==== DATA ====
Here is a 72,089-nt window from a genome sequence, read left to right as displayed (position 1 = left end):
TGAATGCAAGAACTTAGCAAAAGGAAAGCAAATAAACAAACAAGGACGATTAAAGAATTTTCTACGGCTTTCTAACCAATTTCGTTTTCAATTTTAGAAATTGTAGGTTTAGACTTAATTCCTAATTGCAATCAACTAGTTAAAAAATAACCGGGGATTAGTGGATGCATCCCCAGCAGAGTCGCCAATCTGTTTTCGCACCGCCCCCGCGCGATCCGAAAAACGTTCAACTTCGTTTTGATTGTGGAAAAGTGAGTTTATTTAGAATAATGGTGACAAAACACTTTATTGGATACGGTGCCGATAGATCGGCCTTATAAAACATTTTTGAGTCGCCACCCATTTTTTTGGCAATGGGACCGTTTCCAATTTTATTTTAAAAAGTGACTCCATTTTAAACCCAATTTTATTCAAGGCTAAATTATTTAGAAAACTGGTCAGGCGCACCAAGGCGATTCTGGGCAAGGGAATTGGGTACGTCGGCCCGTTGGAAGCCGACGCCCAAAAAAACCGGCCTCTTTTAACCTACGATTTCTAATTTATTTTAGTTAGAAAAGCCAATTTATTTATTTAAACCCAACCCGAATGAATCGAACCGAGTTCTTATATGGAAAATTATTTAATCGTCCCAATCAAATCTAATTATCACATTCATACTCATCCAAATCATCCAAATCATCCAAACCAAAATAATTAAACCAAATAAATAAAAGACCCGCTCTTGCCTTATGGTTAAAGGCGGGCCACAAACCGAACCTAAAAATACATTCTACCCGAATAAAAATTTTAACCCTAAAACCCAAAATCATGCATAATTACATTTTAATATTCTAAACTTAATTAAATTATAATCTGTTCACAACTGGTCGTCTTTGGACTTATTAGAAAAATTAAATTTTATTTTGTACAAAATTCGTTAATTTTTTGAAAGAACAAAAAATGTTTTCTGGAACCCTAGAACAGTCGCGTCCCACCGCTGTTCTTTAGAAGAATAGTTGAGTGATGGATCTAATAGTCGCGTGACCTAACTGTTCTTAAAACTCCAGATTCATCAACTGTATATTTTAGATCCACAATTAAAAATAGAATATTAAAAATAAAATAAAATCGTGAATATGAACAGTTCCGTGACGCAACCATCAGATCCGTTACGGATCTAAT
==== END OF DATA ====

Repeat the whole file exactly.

Here is a 72,089-nt window from a genome sequence, read left to right as displayed (position 1 = left end):
TGAATGCAAGAACTTAGCAAAAGGAAAGCAAATAAACAAACAAGGACGATTAAAGAATTTTCTACGGCTTTCTAACCAATTTCGTTTTCAATTTTAGAAATTGTAGGTTTAGACTTAATTCCTAATTGCAATCAACTAGTTAAAAAATAACCGGGGATTAGTGGATGCATCCCCAGCAGAGTCGCCAATCTGTTTTCGCACCGCCCCCGCGCGATCCGAAAAACGTTCAACTTCGTTTTGATTGTGGAAAAGTGAGTTTATTTAGAATAATGGTGACAAAACACTTTATTGGATACGGTGCCGATAGATCGGCCTTATAAAACATTTTTGAGTCGCCACCCATTTTTTTGGCAATGGGACCGTTTCCAATTTTATTTTAAAAAGTGACTCCATTTTAAACCCAATTTTATTCAAGGCTAAATTATTTAGAAAACTGGTCAGGCGCACCAAGGCGATTCTGGGCAAGGGAATTGGGTACGTCGGCCCGTTGGAAGCCGACGCCCAAAAAAACCGGCCTCTTTTAACCTACGATTTCTAATTTATTTTAGTTAGAAAAGCCAATTTATTTATTTAAACCCAACCCGAATGAATCGAACCGAGTTCTTATATGGAAAATTATTTAATCGTCCCAATCAAATCTAATTATCACATTCATACTCATCCAAATCATCCAAATCATCCAAACCAAAATAATTAAACCAAATAAATAAAAGACCCGCTCTTGCCTTATGGTTAAAGGCGGGCCACAAACCGAACCTAAAAATACATTCTACCCGAATAAAAATTTTAACCCTAAAACCCAAAATCATGCATAATTACATTTTAATATTCTAAACTTAATTAAATTATAATCTGTTCACAACTGGTCGTCTTTGGACTTATTAGAAAAATTAAATTTTATTTTGTACAAAATTCGTTAATTTTTTGAAAGAACAAAAAATGTTTTCTGGAACCCTAGAACAGTCGCGTCCCACCGCTGTTCTTTAGAAGAATAGTTGAGTGATGGATCTAATAGTCGCGTGACCTAACTGTTCTTAAAACTCCAGATTCATCAACTGTATATTTTAGATCCACAATTAAAAATAGAATATTAAAAATAAAATAAAATCGTGAATATGAACAGTTCCGTGACGCAACCATCAGATCCGTTACGGATCTAAT